Atlantic winter blocking is seen to be systematically underestimated by nearly all of the CMIP5, CMIP6, and PRIMAVERA simulations analysed (Fig. 3). For the ATL domain and AGP index chosen, this bias ranges from less than half of the observed blocking frequency for models simulating very little blocking to an underestimation of around 10 %–20 % for models simulating more frequent blocking. There is a systematic shift from CMIP5 to CMIP6 models, showing a better agreement of the CMIP6 models with reanalysis data for all three metrics considered. With the exception of one or two models, there is also a general tendency of the coupled PRIMAVERA simulations for an improved simulation, i.e. more frequent blocking, a higher spatial correlation, and a smaller root-mean-square error, at the higher resolutions. This systematic improvement with resolution is not seen in the AMIP simulations for which the sensitivity of blocking performance to resolution as well as the variation in blocking performance between different models is smaller than for the coupled simulations. The AMIP simulations show similar or slightly better blocking performance than the corresponding coupled simulations for most models, with the notable exception of the Hadley Centre model (HadGEM3-GC3.1). Repeating the same analysis with the ANOM index corroborates the pervasive underestimation of ATL winter blocking by typically 40 %–10 % with this index (Fig. S3). The improvement from CMIP5 to CMIP6 is also seen with the ANOM index. The improvement with resolution is not as clear as for the AGP index; noteworthy, though not statistically significant, is the fact that the RMSE is seen to reduce at higher resolution for five out of seven models (Fig. S3e). This difference between the ANOM and AGP results appears plausible when considering how these two indices are defined (Sect. 2.3.1 and 2.3.2). While the AGP index identifies blocked situations in terms of the exceedance of fixed thresholds of absolute Z500 (gradients), the ANOM index identifies blocked situations through the exceedance of thresholds defined as quantiles of the model's own large-scale Z500 variability about the model's Z500 mean. In this way, model biases in Z500 mean and variability are partly excluded as a potential source of blocking bias in the ANOM index, and likewise any improvement or deterioration of Z500 mean and variability with resolution will not be fully reflected in an improvement or deterioration in the ANOM blocking index.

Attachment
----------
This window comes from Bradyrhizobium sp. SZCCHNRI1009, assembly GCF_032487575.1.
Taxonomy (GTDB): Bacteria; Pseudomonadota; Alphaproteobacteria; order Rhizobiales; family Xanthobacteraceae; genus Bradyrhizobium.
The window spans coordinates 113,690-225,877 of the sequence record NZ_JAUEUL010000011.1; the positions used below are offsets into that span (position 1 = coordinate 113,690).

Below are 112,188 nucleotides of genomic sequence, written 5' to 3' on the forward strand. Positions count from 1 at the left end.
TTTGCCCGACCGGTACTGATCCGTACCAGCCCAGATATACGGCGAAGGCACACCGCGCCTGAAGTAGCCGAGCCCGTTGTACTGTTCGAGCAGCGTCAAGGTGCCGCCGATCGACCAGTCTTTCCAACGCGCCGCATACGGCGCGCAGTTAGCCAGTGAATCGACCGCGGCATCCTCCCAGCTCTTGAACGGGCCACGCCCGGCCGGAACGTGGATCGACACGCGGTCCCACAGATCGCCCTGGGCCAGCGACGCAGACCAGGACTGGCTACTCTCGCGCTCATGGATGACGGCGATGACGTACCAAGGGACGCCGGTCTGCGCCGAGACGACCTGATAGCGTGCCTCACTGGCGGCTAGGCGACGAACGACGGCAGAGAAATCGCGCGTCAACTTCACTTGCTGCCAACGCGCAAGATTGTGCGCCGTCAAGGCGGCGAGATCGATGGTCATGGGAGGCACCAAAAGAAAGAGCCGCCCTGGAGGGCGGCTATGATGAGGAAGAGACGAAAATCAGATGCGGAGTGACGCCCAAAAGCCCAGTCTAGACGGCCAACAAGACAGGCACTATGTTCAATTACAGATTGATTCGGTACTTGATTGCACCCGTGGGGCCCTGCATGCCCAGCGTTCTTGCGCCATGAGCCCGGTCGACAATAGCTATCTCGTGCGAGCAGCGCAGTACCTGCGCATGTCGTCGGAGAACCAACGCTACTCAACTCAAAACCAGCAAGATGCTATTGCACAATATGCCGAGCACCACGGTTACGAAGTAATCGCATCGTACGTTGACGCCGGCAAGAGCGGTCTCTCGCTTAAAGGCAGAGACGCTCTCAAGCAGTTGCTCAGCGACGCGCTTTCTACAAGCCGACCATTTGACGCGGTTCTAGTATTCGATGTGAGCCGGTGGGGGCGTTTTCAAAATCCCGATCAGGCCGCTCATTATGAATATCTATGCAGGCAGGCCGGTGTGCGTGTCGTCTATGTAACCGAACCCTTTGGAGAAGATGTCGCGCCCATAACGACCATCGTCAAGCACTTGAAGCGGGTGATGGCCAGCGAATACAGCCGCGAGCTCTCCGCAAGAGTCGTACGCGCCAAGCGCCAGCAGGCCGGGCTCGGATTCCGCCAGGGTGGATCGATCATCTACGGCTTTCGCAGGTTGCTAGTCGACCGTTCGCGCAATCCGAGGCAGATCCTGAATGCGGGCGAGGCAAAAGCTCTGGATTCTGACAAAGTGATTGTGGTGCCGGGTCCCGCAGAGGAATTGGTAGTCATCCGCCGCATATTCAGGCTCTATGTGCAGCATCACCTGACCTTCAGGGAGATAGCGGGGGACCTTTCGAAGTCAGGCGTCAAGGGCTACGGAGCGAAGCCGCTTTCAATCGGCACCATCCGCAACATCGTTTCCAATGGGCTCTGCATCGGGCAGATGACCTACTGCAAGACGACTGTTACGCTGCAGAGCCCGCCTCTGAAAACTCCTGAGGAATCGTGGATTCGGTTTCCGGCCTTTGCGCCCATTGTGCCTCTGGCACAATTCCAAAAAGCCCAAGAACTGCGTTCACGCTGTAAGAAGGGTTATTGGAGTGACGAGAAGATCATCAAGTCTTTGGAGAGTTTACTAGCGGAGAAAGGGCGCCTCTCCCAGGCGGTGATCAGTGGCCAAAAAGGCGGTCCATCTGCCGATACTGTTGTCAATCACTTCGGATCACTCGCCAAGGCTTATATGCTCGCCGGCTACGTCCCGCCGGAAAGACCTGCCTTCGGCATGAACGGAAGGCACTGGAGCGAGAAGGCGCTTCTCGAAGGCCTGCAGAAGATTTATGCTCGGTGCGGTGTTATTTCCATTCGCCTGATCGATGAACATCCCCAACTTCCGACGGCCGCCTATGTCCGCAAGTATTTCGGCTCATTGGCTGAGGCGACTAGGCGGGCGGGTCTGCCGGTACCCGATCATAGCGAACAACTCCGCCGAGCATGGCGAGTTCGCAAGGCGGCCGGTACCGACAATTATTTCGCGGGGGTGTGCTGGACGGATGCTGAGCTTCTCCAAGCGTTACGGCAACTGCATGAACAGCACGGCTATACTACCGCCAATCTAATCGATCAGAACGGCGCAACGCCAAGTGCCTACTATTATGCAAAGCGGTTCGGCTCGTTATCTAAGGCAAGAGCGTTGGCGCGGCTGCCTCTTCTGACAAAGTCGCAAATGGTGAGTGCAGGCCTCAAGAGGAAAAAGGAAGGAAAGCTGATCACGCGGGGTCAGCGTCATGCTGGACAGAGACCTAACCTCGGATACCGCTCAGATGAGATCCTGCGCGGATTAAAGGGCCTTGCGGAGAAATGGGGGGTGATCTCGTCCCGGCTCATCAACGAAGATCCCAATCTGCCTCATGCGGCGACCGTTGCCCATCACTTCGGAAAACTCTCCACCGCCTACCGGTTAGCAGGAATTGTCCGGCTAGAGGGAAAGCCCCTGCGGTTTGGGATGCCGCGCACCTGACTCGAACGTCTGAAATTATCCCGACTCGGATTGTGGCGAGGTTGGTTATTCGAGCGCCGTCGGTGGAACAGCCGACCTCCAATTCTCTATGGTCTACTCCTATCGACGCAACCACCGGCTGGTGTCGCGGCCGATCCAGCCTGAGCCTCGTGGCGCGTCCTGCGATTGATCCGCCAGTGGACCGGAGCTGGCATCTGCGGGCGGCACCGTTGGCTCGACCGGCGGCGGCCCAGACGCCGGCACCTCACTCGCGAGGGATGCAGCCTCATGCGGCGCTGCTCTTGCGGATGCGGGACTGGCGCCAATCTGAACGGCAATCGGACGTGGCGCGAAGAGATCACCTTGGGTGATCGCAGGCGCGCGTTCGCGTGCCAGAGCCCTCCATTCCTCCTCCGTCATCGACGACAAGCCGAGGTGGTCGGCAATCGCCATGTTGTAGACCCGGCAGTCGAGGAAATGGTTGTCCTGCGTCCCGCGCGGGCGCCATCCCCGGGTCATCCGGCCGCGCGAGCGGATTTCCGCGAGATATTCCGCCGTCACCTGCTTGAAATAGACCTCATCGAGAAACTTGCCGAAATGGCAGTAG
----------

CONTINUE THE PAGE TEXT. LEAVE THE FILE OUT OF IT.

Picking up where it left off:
The evaluation for the ATL in summer yields similar results to those obtained in winter (Fig. 4). The vast majority of models underestimate blocking, and there is an improvement from CMIP5 to CMIP6. All but one of the PRIMAVERA models are seen to have a smaller mean blocking bias at the higher resolution, and with the exception of one model the blocking frequency and spatial correlation also show improvements at higher resolution. As in winter, the sensitivity to resolution is small in the AMIP simulations. The performance of most coupled and corresponding AMIP simulations is similar for most models. The evaluation using the ANOM index (Fig. S4) confirms these results, yet as in winter the sensitivity to resolution is smaller than for the AGP index.